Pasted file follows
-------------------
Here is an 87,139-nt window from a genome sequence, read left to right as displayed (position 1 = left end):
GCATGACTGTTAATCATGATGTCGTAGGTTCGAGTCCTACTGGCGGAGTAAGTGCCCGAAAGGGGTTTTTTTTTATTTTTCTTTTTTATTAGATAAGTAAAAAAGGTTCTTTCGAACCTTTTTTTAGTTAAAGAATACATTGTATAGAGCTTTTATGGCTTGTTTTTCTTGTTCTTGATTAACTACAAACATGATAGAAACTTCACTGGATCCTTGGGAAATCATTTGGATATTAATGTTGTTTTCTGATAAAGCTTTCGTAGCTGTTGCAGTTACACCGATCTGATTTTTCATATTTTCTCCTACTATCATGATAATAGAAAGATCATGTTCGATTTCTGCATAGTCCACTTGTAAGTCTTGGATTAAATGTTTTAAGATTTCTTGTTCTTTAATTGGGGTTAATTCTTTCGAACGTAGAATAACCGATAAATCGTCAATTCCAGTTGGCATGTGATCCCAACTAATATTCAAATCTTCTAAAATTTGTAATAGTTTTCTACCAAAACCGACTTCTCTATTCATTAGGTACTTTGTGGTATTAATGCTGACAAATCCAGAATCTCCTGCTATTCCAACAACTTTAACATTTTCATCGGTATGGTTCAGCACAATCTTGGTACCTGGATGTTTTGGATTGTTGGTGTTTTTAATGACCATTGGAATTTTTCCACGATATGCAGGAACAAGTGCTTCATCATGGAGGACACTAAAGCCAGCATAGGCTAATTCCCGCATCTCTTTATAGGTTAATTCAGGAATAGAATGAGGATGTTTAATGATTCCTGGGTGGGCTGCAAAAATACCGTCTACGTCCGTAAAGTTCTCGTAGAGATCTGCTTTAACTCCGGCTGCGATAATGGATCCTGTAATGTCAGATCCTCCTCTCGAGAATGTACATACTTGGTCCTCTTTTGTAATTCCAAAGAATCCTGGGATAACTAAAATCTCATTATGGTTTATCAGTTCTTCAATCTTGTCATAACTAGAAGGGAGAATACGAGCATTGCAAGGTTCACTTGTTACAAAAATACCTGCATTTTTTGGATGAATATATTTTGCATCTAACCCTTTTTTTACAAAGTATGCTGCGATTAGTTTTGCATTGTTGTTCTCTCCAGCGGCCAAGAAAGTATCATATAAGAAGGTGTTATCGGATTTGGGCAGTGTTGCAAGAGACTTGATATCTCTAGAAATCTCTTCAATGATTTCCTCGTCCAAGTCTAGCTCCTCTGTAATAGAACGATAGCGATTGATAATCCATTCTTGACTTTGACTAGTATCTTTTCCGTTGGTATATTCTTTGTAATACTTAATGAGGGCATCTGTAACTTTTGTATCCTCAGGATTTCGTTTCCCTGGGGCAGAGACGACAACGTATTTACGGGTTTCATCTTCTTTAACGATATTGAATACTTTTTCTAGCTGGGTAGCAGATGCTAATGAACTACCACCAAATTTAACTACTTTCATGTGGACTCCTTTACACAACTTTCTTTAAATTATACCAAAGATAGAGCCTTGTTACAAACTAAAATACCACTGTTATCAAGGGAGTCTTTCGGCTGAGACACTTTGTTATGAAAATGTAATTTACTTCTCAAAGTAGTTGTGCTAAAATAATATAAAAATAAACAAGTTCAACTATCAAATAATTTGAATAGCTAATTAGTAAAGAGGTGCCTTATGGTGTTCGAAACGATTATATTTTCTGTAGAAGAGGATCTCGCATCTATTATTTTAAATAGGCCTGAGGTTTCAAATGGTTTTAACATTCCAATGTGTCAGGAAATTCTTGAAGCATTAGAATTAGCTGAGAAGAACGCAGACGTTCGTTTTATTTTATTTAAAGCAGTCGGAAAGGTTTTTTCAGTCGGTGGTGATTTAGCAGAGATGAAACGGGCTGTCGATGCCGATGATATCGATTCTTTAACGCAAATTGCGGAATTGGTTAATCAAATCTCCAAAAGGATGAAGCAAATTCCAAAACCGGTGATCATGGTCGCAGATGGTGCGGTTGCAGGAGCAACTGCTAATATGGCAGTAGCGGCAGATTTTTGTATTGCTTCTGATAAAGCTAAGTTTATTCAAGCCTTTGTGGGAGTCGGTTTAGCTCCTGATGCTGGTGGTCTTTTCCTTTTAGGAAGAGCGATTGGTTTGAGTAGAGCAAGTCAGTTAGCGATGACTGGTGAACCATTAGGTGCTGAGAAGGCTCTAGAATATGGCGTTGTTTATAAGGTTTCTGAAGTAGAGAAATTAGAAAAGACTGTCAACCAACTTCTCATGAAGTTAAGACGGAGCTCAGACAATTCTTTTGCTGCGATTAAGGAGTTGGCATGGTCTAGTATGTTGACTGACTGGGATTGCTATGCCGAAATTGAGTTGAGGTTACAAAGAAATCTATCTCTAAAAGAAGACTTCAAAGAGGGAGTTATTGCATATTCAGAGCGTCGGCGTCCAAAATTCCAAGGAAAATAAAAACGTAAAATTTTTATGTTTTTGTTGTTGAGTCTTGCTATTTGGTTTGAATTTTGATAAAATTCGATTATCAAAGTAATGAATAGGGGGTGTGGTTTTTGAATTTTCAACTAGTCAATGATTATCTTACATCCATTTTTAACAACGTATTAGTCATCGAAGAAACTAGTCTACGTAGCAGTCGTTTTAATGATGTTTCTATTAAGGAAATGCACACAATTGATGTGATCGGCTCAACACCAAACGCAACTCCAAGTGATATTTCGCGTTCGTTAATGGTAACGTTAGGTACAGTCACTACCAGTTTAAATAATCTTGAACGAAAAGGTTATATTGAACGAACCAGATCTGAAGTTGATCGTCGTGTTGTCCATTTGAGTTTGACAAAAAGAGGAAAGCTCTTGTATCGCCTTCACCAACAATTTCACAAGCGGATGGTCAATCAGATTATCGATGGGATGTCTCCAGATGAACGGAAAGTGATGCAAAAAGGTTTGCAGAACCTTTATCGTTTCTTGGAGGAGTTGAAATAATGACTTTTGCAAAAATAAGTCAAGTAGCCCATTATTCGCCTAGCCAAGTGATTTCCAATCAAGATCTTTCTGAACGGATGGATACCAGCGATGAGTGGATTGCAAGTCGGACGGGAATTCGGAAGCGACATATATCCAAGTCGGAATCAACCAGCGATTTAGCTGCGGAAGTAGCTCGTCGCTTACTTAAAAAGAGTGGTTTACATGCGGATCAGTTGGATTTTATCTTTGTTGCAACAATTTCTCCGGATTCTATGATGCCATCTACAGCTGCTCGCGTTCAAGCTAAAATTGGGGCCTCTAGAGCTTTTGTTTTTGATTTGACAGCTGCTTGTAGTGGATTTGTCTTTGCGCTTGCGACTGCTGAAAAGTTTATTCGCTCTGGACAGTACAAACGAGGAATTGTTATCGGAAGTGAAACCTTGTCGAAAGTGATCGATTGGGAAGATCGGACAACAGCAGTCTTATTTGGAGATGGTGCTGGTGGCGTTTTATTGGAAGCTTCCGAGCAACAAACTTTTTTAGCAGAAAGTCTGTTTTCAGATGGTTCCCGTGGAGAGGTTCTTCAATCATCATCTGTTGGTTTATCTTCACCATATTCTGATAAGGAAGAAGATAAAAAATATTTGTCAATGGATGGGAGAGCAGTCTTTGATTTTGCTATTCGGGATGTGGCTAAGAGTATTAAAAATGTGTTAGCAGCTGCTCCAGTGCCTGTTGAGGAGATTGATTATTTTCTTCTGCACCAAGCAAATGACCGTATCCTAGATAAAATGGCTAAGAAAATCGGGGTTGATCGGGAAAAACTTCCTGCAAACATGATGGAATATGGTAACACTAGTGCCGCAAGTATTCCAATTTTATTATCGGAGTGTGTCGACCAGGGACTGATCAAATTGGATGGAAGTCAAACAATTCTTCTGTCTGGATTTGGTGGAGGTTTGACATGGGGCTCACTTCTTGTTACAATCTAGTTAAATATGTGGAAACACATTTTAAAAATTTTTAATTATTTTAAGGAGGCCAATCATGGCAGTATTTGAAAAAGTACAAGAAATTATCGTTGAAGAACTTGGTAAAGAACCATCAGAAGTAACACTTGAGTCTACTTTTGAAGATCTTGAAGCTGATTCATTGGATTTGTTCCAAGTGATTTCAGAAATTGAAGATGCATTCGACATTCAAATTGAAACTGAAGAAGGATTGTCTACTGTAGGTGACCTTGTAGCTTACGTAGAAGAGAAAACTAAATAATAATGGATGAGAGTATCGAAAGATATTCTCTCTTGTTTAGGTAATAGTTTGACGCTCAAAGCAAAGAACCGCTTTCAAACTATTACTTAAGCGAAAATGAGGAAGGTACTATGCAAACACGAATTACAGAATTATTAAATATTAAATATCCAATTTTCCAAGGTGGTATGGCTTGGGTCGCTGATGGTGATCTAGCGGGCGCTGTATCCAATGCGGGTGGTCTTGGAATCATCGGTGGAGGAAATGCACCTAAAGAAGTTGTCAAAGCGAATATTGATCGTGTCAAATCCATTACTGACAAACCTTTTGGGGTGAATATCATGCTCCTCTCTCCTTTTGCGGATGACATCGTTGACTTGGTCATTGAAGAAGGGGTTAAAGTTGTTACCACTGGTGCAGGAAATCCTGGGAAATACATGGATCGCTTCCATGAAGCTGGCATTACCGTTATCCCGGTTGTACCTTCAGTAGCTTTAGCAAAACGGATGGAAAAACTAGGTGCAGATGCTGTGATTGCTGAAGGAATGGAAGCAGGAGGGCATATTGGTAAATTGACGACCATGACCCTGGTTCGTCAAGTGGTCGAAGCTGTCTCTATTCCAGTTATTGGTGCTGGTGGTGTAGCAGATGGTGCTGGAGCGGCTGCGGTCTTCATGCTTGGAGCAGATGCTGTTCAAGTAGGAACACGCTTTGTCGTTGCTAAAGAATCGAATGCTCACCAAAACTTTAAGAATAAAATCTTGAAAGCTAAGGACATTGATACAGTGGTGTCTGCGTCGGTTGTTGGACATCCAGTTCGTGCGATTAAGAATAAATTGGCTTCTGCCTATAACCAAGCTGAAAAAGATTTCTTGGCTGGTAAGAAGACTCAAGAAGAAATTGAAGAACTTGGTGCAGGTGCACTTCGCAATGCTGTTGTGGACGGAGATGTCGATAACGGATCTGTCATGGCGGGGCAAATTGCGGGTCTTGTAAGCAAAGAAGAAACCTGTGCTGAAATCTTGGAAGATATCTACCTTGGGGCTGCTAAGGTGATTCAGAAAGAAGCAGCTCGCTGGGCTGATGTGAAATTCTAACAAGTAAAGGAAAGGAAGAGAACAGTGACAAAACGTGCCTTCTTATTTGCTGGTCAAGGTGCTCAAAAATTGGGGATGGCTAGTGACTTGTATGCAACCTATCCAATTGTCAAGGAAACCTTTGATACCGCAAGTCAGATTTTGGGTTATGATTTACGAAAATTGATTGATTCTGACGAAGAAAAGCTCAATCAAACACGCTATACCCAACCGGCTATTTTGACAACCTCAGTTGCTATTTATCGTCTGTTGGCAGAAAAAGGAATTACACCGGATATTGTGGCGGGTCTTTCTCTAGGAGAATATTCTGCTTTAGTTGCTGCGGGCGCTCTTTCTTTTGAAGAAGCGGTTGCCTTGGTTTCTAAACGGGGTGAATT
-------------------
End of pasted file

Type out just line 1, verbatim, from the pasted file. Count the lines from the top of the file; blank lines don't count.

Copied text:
Here is an 87,139-nt window from a genome sequence, read left to right as displayed (position 1 = left end):